Honeyflow.com | FAQ's | Community |

AFB in packages of bees



I am researching the prevalence of AFB in packages of bees as it was well documented last year that this was an issue by Clubs in NSW.

I am interested in hearing from people in NSW and Victoria who purchased packages of bees to start a colony and then had the colony die possibly from AFB, or not as the case may be.

Please post your reply here as that will help to raise awareness of this very real problem and I will arrange to get in contact with you.

Thank you for your time.


University of Western Sydney


It would be difficult to check for AFB in bee packages without laboratory tests.

It’s easy for folks to blame a bee package for an AFB contamination. When in fact the bees most likely picked it up from the surroundings after the package of bees got established.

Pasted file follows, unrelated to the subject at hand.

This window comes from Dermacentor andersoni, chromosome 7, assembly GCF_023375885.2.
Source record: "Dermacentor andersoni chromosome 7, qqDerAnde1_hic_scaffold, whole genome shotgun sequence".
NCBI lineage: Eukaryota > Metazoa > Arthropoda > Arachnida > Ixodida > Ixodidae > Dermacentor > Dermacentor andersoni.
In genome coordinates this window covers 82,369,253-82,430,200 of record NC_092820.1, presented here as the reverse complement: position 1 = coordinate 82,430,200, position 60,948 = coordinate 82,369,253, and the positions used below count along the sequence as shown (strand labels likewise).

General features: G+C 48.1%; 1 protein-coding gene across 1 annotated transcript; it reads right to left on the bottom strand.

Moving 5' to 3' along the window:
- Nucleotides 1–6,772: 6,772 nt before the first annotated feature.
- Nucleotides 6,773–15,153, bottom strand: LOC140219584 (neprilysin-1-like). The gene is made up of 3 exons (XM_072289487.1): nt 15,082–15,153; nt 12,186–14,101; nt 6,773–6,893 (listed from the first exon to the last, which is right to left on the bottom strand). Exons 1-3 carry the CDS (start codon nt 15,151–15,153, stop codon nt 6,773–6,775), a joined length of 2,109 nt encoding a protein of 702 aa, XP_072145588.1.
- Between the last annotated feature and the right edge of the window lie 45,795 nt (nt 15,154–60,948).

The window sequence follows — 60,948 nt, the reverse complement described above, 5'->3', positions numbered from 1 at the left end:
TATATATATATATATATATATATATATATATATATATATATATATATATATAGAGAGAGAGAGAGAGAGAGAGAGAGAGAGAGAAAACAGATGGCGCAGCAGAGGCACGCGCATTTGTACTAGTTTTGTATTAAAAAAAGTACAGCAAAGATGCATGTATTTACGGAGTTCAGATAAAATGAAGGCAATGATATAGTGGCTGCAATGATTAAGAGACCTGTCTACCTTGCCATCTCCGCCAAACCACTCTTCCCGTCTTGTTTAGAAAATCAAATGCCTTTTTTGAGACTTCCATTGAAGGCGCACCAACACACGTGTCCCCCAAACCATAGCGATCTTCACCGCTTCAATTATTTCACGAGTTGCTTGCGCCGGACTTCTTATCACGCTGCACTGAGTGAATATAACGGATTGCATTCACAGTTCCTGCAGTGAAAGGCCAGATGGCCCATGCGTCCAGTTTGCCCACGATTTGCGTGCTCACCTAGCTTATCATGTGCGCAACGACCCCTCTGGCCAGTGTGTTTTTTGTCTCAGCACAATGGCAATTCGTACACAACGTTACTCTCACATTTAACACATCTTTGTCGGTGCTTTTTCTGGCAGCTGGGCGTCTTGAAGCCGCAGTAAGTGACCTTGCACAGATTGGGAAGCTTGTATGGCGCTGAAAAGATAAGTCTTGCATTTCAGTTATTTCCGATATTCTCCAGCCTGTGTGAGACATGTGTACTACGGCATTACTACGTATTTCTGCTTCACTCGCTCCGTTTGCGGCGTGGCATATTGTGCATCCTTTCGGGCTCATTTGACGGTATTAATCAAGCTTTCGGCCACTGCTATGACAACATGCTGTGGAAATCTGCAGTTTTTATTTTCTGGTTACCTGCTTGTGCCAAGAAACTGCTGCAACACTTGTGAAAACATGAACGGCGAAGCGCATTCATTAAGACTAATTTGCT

Bear in mind that a package of bees has to start from scratch on fresh foundation or whatever the beekeeper chooses to start the bees on.


The link above is the one used by the Illawara beekeepers club of NSW to alert beekeepers to the risk of AFB in packages of bees that were sold last season, this risk is clearly one that they identified and wished to alert beekeepers of.

I remain interested in hearing from people who experienced problems with packages of bees that they purchased last season.



Yes I agree, a nuc is a much safer way to purchase bees from a peace of mind point of view. A new beekeeper MUST learn right from the word “go”, how to read the brood & how to identify brood that is infected with AFB. Even just one or two cells (the early stages) out of a whole frame of brood.